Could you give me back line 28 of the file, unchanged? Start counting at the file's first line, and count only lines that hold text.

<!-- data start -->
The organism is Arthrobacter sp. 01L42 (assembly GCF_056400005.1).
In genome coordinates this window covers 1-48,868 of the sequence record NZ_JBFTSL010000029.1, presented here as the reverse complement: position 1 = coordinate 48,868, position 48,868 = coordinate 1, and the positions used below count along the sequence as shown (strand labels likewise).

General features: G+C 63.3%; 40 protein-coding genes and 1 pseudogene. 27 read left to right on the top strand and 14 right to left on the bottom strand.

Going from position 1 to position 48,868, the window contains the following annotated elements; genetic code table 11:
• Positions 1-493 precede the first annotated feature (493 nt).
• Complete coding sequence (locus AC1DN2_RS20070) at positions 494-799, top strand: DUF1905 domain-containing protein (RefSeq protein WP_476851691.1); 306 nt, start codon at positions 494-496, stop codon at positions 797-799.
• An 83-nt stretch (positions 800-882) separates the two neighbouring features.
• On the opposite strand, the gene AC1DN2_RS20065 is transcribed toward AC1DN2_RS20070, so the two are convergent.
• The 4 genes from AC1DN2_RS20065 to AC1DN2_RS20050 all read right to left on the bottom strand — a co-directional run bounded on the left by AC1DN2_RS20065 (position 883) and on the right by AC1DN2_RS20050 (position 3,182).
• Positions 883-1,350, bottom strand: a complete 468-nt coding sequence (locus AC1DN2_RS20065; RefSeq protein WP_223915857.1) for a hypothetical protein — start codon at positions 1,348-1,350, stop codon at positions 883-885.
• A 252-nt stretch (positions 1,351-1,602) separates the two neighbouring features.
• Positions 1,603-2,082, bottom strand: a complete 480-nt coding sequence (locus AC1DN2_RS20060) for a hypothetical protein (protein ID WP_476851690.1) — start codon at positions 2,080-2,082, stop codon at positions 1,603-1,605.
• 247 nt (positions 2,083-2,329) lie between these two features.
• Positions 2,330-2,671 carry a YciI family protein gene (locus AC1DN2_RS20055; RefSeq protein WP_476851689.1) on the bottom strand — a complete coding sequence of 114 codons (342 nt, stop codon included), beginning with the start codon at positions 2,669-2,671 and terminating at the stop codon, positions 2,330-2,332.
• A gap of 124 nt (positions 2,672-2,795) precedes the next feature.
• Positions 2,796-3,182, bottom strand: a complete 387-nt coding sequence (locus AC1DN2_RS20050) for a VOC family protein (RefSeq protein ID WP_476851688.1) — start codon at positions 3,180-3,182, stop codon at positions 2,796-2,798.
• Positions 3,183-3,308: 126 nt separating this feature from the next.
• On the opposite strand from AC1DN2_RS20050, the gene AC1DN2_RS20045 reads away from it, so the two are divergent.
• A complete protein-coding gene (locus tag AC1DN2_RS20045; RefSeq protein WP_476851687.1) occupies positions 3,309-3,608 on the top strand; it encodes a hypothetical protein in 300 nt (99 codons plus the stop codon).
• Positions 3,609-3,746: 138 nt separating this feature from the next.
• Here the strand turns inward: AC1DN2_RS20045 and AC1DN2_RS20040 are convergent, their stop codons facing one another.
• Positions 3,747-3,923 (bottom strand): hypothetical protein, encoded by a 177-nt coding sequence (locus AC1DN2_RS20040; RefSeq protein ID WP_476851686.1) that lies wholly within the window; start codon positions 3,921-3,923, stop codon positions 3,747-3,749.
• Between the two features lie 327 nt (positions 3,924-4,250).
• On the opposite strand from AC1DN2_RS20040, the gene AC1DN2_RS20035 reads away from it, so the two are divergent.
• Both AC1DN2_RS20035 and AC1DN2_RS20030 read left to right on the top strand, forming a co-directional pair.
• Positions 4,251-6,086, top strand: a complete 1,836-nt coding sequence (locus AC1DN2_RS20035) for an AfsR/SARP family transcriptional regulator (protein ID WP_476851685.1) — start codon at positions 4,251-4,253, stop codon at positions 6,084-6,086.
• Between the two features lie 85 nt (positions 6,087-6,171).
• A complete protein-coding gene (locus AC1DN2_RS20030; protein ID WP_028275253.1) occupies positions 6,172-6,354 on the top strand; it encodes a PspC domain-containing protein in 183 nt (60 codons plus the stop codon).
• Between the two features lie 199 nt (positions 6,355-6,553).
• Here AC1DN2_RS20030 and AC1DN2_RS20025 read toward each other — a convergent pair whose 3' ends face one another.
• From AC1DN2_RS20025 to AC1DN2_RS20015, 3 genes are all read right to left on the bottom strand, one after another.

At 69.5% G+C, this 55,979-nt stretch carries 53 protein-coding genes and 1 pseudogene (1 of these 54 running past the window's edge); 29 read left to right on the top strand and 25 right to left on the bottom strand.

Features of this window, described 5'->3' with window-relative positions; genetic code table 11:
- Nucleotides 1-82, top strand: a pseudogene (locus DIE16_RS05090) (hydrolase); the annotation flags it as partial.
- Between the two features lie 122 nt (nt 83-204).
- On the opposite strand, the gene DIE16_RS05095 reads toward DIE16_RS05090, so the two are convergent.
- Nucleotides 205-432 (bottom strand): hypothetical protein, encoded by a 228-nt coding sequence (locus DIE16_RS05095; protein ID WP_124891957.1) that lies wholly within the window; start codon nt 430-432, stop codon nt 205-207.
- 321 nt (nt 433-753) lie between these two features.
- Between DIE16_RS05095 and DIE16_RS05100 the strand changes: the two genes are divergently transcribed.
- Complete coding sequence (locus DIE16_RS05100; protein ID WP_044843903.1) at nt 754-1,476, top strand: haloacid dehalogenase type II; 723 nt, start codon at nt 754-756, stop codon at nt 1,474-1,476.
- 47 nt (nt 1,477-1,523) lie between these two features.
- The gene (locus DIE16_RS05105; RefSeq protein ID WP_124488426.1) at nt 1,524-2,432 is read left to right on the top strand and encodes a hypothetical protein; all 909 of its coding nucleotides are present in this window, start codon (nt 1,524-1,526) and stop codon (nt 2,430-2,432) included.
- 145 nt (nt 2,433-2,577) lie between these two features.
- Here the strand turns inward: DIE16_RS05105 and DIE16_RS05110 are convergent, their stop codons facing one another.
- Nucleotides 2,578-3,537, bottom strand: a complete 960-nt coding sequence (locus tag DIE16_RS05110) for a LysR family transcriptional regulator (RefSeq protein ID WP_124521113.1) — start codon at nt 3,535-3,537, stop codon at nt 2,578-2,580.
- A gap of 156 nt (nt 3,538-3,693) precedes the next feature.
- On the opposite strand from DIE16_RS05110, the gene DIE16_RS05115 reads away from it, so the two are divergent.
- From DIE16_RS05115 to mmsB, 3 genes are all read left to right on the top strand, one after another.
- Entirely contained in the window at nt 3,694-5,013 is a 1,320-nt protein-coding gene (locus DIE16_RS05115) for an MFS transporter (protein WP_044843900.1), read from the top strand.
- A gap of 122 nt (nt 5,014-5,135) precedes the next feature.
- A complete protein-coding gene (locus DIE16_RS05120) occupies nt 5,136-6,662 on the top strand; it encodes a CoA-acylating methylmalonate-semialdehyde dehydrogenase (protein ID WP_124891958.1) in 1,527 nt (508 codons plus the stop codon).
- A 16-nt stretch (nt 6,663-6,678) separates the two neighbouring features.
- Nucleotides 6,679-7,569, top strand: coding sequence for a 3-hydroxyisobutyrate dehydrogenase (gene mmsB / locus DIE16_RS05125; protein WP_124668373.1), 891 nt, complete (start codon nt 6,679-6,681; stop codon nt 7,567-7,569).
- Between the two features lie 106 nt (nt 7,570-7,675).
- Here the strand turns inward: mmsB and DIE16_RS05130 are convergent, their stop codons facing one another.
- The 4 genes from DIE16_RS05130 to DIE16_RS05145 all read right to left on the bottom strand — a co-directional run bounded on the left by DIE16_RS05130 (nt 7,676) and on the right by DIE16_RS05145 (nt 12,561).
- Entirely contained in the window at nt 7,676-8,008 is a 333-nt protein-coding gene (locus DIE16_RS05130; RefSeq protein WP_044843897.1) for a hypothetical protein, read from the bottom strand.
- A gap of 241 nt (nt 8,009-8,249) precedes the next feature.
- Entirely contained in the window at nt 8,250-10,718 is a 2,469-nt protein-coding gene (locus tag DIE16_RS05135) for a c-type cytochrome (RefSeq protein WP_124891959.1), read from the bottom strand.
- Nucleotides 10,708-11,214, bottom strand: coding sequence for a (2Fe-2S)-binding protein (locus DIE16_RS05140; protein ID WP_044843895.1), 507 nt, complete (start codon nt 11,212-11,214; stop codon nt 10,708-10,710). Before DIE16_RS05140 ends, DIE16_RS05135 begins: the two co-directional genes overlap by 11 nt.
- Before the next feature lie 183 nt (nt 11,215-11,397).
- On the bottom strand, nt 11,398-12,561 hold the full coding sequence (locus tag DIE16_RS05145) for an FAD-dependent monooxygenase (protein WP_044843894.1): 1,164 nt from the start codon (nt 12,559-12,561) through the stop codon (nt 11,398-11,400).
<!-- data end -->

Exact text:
• A complete protein-coding gene (locus AC1DN2_RS20030; protein ID WP_028275253.1) occupies positions 6,172-6,354 on the top strand; it encodes a PspC domain-containing protein in 183 nt (60 codons plus the stop codon).